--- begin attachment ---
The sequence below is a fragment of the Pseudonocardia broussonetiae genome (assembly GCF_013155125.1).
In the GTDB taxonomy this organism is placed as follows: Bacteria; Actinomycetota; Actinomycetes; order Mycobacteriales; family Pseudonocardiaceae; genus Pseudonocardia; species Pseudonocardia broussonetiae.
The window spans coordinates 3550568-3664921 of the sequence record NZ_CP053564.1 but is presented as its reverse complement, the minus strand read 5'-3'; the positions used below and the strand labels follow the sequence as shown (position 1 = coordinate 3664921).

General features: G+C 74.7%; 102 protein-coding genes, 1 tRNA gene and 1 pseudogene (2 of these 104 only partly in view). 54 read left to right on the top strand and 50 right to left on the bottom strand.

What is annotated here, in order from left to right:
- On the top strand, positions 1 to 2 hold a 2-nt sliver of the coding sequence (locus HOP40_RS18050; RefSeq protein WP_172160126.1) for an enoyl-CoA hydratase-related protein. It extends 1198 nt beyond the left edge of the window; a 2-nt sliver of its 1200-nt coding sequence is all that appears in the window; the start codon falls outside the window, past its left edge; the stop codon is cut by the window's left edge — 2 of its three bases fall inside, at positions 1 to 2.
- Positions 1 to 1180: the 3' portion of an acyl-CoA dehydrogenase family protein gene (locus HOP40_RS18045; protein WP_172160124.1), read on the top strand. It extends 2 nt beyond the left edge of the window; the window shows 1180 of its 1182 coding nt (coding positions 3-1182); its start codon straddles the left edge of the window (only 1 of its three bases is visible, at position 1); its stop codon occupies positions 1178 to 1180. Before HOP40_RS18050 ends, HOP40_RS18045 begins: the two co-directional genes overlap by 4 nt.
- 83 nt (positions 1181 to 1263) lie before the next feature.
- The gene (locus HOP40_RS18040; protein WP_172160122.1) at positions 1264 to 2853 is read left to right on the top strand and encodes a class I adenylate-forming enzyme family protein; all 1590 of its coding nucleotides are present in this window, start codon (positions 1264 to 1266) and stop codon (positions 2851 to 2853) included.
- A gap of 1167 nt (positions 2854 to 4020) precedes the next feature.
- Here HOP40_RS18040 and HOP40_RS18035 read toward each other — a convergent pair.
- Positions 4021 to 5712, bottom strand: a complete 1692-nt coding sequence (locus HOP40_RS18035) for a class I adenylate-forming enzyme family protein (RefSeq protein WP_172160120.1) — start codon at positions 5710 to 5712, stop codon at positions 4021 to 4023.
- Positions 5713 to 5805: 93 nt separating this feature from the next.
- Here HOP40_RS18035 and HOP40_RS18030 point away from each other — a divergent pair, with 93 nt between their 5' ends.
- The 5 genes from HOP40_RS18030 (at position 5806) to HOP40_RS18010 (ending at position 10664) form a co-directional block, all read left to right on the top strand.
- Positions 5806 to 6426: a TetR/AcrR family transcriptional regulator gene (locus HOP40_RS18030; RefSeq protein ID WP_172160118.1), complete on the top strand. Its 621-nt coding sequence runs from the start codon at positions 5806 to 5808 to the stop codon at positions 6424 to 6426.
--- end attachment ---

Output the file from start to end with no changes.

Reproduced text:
The sequence below is a fragment of the Pseudonocardia broussonetiae genome (assembly GCF_013155125.1).
In the GTDB taxonomy this organism is placed as follows: Bacteria; Actinomycetota; Actinomycetes; order Mycobacteriales; family Pseudonocardiaceae; genus Pseudonocardia; species Pseudonocardia broussonetiae.
The window spans coordinates 3550568-3664921 of the sequence record NZ_CP053564.1 but is presented as its reverse complement, the minus strand read 5'-3'; the positions used below and the strand labels follow the sequence as shown (position 1 = coordinate 3664921).

General features: G+C 74.7%; 102 protein-coding genes, 1 tRNA gene and 1 pseudogene (2 of these 104 only partly in view). 54 read left to right on the top strand and 50 right to left on the bottom strand.

What is annotated here, in order from left to right:
- On the top strand, positions 1 to 2 hold a 2-nt sliver of the coding sequence (locus HOP40_RS18050; RefSeq protein WP_172160126.1) for an enoyl-CoA hydratase-related protein. It extends 1198 nt beyond the left edge of the window; a 2-nt sliver of its 1200-nt coding sequence is all that appears in the window; the start codon falls outside the window, past its left edge; the stop codon is cut by the window's left edge — 2 of its three bases fall inside, at positions 1 to 2.
- Positions 1 to 1180: the 3' portion of an acyl-CoA dehydrogenase family protein gene (locus HOP40_RS18045; protein WP_172160124.1), read on the top strand. It extends 2 nt beyond the left edge of the window; the window shows 1180 of its 1182 coding nt (coding positions 3-1182); its start codon straddles the left edge of the window (only 1 of its three bases is visible, at position 1); its stop codon occupies positions 1178 to 1180. Before HOP40_RS18050 ends, HOP40_RS18045 begins: the two co-directional genes overlap by 4 nt.
- 83 nt (positions 1181 to 1263) lie before the next feature.
- The gene (locus HOP40_RS18040; protein WP_172160122.1) at positions 1264 to 2853 is read left to right on the top strand and encodes a class I adenylate-forming enzyme family protein; all 1590 of its coding nucleotides are present in this window, start codon (positions 1264 to 1266) and stop codon (positions 2851 to 2853) included.
- A gap of 1167 nt (positions 2854 to 4020) precedes the next feature.
- Here HOP40_RS18040 and HOP40_RS18035 read toward each other — a convergent pair.
- Positions 4021 to 5712, bottom strand: a complete 1692-nt coding sequence (locus HOP40_RS18035) for a class I adenylate-forming enzyme family protein (RefSeq protein WP_172160120.1) — start codon at positions 5710 to 5712, stop codon at positions 4021 to 4023.
- Positions 5713 to 5805: 93 nt separating this feature from the next.
- Here HOP40_RS18035 and HOP40_RS18030 point away from each other — a divergent pair, with 93 nt between their 5' ends.
- The 5 genes from HOP40_RS18030 (at position 5806) to HOP40_RS18010 (ending at position 10664) form a co-directional block, all read left to right on the top strand.
- Positions 5806 to 6426: a TetR/AcrR family transcriptional regulator gene (locus HOP40_RS18030; RefSeq protein ID WP_172160118.1), complete on the top strand. Its 621-nt coding sequence runs from the start codon at positions 5806 to 5808 to the stop codon at positions 6424 to 6426.